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Small-scale structures and grazing intensity in semi-natural pastures

effects on plants and insects

Pihlgren, Aina (2007). Small-scale structures and grazing intensity in semi-natural pastures. Diss. (sammanfattning/summary) Uppsala : Sveriges lantbruksuniv., Acta Universitatis Agriculturae Sueciae, 1652-6880 ; 2007:13
ISBN 91-576-7312-1
[Doctoral thesis]

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Semi-natural grasslands characterized by nutrient poor soils are among the most species-rich habitats in Europe and they harbour many red-listed species. The area of semi-natural grasslands has decreased drastically due to intensified land use or abandonment of farms. Ceased grazing can lead to encroachment of shrubs and trees and reduced plant species richness. The aim of this thesis is to study the effects of spatial structures and grazing intensity on plant assemblages, plant reproduction and phytophagous insects. Pastures with scattered trees and shrubs grazed by cattle in south central Sweden were used as study sites. The studied spatial structures were two trees: Betula pendula, Pinus sylvestris, two shrubs: Juniperus communis, Rosa dumalis, and dung rejects, grazing rejects (ungrazed patches) and grazed patches. Trees and shrubs are long-lived structures and they significantly influenced plant assemblages. For example, R. dumalis shrubs had a positive effect on tall, grazing sensitive species and a negative effect on short, less competitive species. Structures that could function as grazing refuges, i.e. shrubs, dung and grazing rejects increased plant reproduction. Grazing intensity also had a strong effect on plant reproduction and intensive grazing decreased the quantity of flowers and fruits. The effect of spatial structures on four plant species of the Fabaceae family and their seed predators was also studied. The four species varied in abundance between the structures but in shrub rejects and dung rejects reproduction was higher than in grazed patches. The available oviposition places, i.e. pods, for seed predators were considerable higher in shrub and dung rejects than in grazed patches. But no clear patterns in predation rate between structures were found. For two species long pods were more predated than short pods indicating oviposition selection at pod level. In conclusion, regulation of grazing intensity and shrub cover are important tools when managing pastures for both plants and phytophagous insects.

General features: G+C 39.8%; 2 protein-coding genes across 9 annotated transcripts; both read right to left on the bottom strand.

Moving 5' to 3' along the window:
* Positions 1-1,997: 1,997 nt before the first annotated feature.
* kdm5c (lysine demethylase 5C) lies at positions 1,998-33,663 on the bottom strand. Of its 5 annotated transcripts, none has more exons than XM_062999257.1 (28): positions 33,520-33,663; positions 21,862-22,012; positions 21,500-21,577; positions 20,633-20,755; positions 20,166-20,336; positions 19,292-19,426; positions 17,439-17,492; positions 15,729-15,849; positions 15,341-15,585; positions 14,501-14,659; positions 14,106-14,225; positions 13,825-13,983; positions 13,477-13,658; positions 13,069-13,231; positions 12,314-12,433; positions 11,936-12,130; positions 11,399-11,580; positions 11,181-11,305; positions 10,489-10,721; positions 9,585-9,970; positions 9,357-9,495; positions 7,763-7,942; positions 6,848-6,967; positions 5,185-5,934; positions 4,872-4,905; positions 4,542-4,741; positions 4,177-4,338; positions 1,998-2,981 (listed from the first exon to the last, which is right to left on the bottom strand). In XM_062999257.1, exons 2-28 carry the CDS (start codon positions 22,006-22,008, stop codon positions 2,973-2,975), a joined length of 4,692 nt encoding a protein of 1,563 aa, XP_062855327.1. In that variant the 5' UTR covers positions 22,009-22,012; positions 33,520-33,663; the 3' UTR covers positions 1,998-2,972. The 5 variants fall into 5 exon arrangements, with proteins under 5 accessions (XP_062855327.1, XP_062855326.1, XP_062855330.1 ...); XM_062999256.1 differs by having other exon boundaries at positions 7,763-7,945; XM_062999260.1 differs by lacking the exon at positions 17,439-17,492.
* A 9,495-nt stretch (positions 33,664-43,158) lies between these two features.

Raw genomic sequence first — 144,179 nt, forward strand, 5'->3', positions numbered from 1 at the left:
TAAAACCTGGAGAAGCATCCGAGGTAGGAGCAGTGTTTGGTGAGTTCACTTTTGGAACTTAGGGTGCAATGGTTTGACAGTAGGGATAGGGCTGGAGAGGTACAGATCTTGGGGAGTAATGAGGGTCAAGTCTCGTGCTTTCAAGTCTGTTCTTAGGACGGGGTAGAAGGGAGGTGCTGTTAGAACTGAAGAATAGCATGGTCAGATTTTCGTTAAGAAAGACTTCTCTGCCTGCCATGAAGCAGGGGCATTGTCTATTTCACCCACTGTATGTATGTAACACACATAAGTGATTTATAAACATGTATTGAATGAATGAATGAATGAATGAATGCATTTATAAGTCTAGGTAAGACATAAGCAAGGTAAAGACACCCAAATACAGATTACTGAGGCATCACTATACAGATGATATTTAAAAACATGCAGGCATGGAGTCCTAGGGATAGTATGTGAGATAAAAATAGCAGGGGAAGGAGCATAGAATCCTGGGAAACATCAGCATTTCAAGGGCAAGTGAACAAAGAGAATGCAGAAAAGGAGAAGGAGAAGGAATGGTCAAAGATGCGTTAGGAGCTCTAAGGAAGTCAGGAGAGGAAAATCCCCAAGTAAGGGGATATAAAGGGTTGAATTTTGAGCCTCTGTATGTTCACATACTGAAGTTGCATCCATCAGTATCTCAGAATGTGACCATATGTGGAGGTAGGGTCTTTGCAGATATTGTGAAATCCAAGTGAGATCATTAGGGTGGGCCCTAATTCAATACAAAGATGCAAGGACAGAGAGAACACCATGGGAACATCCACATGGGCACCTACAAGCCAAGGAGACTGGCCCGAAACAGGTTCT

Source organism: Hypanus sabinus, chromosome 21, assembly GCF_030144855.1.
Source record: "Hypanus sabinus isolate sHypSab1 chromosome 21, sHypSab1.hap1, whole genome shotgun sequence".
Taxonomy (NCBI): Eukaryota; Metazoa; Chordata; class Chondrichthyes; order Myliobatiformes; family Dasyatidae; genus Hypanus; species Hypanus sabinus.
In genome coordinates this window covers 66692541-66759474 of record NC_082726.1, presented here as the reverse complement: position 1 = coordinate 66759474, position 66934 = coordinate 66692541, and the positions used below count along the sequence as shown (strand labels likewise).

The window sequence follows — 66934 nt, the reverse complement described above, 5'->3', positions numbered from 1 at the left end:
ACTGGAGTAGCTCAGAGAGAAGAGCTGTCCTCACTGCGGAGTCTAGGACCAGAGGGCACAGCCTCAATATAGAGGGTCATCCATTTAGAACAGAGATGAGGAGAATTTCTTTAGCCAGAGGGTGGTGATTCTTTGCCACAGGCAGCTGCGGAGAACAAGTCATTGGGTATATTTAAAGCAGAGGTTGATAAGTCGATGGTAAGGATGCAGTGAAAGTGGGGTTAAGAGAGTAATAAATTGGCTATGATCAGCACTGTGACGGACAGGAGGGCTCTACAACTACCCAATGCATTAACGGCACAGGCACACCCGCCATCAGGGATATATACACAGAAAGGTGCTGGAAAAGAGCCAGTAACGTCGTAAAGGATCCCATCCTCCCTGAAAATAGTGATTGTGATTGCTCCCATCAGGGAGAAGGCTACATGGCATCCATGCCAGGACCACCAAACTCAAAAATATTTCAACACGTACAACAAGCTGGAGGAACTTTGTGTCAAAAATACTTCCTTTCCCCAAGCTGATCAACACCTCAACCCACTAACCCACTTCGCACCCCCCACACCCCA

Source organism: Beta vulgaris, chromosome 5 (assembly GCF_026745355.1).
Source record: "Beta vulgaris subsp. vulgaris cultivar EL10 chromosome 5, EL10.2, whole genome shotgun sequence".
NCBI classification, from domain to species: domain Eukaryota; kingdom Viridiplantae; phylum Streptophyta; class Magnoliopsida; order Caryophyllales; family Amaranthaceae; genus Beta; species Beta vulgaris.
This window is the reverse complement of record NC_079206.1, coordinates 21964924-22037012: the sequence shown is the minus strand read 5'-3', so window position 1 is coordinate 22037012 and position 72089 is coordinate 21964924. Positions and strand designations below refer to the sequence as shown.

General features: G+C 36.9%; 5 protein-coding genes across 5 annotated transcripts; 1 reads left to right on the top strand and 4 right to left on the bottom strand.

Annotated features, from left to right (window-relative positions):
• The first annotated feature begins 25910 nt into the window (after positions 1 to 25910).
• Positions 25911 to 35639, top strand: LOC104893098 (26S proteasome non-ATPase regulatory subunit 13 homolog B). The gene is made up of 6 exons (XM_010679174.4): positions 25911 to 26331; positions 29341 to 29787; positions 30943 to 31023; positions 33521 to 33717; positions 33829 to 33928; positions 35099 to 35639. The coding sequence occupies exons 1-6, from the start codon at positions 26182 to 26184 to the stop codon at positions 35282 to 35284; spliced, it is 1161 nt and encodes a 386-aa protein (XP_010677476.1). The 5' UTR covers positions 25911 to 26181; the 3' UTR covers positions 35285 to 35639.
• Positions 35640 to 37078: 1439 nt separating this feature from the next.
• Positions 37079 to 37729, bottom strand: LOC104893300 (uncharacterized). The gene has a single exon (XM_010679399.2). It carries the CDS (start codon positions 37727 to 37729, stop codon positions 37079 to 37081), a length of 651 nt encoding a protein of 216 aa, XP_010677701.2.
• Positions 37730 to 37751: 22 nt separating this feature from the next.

Authors/Creators:Pihlgren, Aina
Title:Small-scale structures and grazing intensity in semi-natural pastures
Subtitle:effects on plants and insects
Series Name/Journal:Acta Universitatis Agriculturae Sueciae
Year of publishing :2007
Number of Pages:19
ALLI. Pihlgren, A. & Lennartsson, T. Floral resources in semi-natural grasslands - significance of grazing intensity and spatial variation. Manuscript. II. Pihlgren, A. & Lennartsson, T. Shrub effects on herbs and grasses in semi-natural grasslands - positive, negative or neutral relationships? Submitted. III. Pihlgren, A. Effects of spatial structures on reproduction and seed predation of four legumes (Fabaceae) in semi-natural pastures. Manuscript. IV. Lenoir, L. & Pihlgren, A. 2006. Effects of grazing and ant/beetle interaction on seed production in the legume Vicia sepium in a seminatural grassland. Ecological Entomology 31, 601-607.
Place of Publication:Uppsala
ISBN for printed version:91-576-7312-1
Publication Type:Doctoral thesis
Full Text Status:Public
Agrovoc terms:natural pastures, grazing intensity, reproduction, plant ecology, betula pendula, pinus sylvestris, juniperus communis, rosa, leguminosae, seeds, predation, apion, coleoptera, pest insects, sweden
Keywords:Apion, Bruchus, Betula pendula, functional traits, grazing refuge, Juniperus communis, Pinus sylvestris, reproduction, Rosa dumalis, seed predation
Permanent URL:
ID Code:1344
Department:(NL, NJ) > Dept. of Ecology
(S) > Dept. of Ecology
Deposited By: Aina Pihlgren
Deposited On:22 Feb 2007 00:00
Metadata Last Modified:02 Dec 2014 10:11

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